Question of the week in Washington: Can the Democrats govern the country with fewer than 60 Senate seats? As you may have noticed, getting a health-care bill through the Senate wasn't exactly child's play with 60. And now that it seems highly likely that this November's elections will leave the party with fifty-something seats — meaning that Democrats can't block a threatened filibuster with a straight party-line vote, plus Bernie Sanders and Joe Lieberman — where does that leave them?
First, let's talk about pre-November politics. Every cause-oriented lobbyist in the capital, every head of every liberal interest group, every labor leader and gay-rights advocate and environmentalist and all the rest, is now thinking: The salad days are ending. We'd better get our bill passed while we have the 60. It's now or never.
To which the White House is likely to respond: You hold on a minute. The president's instinct this year, and David Axelrod and Rahm Emanuel's, will likely be to tack toward the center. That doesn't necessarily mean GOP lite, but it does mean comparatively safe issues: jobs, education, jobs, broadband expansion (the first-ever national broadband strategy is slated to be unveiled in a couple months), jobs, the long-term deficit, and jobs.
Expanded labor rights, repeal of "Don't ask, don't tell," even (maybe especially) climate change ... kinda hard to see how they fit in that picture. Climate-change legislation, for example, just does not have anything close to 60 votes in the current Senate, so foes will have enough sense to know that they can just wait it out. Cue the wails from those on the uncompromising left (FireDogLake bloggers, etc.) already dead-set against what they see as a watered-down health-care bill. And as to next year, assuming the Democrats have 56 or 57 seats: It's not only the idea of big, New Deal–ish legislation that's probably DOA.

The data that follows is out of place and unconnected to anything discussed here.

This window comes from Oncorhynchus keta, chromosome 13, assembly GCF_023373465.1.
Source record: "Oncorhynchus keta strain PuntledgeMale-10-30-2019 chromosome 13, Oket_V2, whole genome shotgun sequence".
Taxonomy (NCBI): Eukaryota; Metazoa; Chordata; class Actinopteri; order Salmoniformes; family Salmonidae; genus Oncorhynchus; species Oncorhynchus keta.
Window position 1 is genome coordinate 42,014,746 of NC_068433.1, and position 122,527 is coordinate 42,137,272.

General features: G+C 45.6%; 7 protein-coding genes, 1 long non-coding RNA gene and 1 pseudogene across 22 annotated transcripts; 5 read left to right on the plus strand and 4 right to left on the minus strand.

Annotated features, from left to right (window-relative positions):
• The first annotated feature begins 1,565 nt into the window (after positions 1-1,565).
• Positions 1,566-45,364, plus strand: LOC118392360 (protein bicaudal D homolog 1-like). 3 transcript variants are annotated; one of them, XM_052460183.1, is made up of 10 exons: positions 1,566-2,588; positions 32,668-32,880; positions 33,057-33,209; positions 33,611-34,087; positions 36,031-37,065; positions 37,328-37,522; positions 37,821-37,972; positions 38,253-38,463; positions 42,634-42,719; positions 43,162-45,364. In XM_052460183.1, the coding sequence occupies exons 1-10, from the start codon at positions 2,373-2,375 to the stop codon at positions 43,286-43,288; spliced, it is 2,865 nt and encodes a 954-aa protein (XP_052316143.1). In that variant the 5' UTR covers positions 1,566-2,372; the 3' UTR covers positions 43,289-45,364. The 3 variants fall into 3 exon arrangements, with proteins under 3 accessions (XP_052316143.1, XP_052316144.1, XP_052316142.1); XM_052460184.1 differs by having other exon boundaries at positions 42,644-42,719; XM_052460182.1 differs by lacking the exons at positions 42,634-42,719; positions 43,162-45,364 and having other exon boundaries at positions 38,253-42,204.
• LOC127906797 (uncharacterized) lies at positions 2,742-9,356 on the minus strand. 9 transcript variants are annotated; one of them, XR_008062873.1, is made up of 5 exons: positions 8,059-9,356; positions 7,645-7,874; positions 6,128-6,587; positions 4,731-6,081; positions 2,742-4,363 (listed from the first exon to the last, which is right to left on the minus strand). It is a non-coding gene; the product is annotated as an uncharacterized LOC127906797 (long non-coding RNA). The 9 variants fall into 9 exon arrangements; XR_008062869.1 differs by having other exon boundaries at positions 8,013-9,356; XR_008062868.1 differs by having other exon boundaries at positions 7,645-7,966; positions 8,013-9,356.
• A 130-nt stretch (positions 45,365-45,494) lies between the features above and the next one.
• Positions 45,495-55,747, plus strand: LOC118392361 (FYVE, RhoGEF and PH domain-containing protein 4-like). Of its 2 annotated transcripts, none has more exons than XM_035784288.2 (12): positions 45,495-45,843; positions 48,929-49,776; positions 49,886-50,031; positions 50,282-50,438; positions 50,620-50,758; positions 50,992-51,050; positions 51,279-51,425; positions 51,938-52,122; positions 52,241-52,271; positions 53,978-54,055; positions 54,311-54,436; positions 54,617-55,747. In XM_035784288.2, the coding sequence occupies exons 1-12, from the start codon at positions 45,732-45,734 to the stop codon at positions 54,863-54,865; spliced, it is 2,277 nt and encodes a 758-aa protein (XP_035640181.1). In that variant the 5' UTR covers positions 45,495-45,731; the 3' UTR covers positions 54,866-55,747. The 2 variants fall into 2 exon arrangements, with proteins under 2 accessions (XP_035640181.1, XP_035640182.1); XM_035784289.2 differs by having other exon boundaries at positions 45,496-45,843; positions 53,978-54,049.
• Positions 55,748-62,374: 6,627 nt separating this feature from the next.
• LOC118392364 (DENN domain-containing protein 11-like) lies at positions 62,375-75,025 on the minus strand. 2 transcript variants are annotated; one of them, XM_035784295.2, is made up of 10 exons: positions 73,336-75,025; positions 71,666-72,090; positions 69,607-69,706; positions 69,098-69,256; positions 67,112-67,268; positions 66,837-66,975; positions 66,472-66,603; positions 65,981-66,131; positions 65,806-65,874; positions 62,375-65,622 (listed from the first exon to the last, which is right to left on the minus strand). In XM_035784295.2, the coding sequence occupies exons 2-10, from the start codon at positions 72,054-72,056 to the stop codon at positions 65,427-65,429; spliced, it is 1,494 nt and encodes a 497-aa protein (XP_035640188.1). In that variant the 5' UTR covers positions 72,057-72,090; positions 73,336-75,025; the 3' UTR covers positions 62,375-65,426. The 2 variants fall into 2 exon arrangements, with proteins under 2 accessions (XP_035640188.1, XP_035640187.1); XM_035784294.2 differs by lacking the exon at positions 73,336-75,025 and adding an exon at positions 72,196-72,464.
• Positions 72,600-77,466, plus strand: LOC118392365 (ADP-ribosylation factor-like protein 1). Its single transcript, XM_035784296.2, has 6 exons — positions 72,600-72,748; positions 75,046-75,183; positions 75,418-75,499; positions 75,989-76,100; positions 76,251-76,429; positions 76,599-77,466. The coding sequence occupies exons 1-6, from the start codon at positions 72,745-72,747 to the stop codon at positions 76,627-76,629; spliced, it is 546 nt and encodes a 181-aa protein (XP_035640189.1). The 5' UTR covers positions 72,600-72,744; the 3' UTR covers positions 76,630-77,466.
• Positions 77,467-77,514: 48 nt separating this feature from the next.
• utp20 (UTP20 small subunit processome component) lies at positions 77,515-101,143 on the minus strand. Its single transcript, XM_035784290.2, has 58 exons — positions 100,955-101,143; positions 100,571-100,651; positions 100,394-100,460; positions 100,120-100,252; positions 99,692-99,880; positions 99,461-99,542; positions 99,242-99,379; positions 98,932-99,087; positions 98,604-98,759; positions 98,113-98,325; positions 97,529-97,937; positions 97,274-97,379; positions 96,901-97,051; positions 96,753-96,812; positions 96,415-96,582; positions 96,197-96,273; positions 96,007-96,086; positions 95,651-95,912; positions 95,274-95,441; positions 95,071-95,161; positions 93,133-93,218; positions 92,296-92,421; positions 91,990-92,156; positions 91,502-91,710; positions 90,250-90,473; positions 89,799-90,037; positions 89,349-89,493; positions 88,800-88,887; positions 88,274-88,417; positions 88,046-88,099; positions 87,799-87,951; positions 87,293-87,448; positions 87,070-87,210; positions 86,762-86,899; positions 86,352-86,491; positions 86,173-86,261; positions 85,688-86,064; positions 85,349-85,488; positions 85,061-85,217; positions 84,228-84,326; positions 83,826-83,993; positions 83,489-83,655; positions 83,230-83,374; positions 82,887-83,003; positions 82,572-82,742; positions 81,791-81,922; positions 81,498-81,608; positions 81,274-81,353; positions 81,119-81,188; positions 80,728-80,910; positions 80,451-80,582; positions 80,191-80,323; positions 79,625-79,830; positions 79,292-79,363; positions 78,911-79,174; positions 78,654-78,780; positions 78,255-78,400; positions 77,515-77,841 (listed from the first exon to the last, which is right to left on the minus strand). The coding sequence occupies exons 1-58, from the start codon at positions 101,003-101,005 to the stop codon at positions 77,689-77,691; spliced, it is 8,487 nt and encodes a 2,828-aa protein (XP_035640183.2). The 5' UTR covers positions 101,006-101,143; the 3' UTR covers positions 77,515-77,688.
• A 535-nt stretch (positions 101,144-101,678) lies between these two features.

Republican obduracy will become far more effective. Consider presidential appointments. The Republicans have blocked more of Barack Obama's appointments, to important executive-branch jobs and to the federal bench, than any other congressional opposition in recent memory. (The timing may have been coincidental, but it was interesting that a report surfaced that seven people whose nominations had been held up by the GOP were being renominated by the White House the day after the news broke of the Byron Dorgan and Chris Dodd retirements.)
So how can the Democrats get things done? There are certain work-arounds available to outmaneuver GOP intransigence. The now-famous reconciliation process, in which legislation that has passed the House can make it through the Senate with only a majority of 51 (not 60), was spurned for health care but will probably be resorted to a few times in the future. However, reconciliation can be employed only in certain situations — in general, on budgetary matters, not social ones.
There's also executive order. This can be a big hammer: Lyndon Johnson started affirmative-action programs with it. But even on a scale smaller than that, lots of domestic policy in lots of areas can be made this way.
But eventually there will be a showdown with Congress. My guess is it won't happen until 2012, when Obama is running again, but it could happen before. And there's opportunity there, but only if he succeeds in staring down the GOP leadership. Bill Clinton went eyeball to eyeball with Newt Gingrich in 1995 over the government shutdown. Clinton salvaged his post-health-care-debacle presidency by beating Gingrich on that one, and because the economy started to zoom right after. So history could repeat itself, to some extent.
But until then, expect things to become even more combative, compromised, and high-stakes. So the left will have to learn to live without a new New Deal. The current 60 might go away much sooner in any case, if Martha Coakley doesn't beat Republican Scott Brown in the Massachusetts special election on January 19 to fill Ted Kennedy's seat on a longer-term basis. That race seems closer than expected.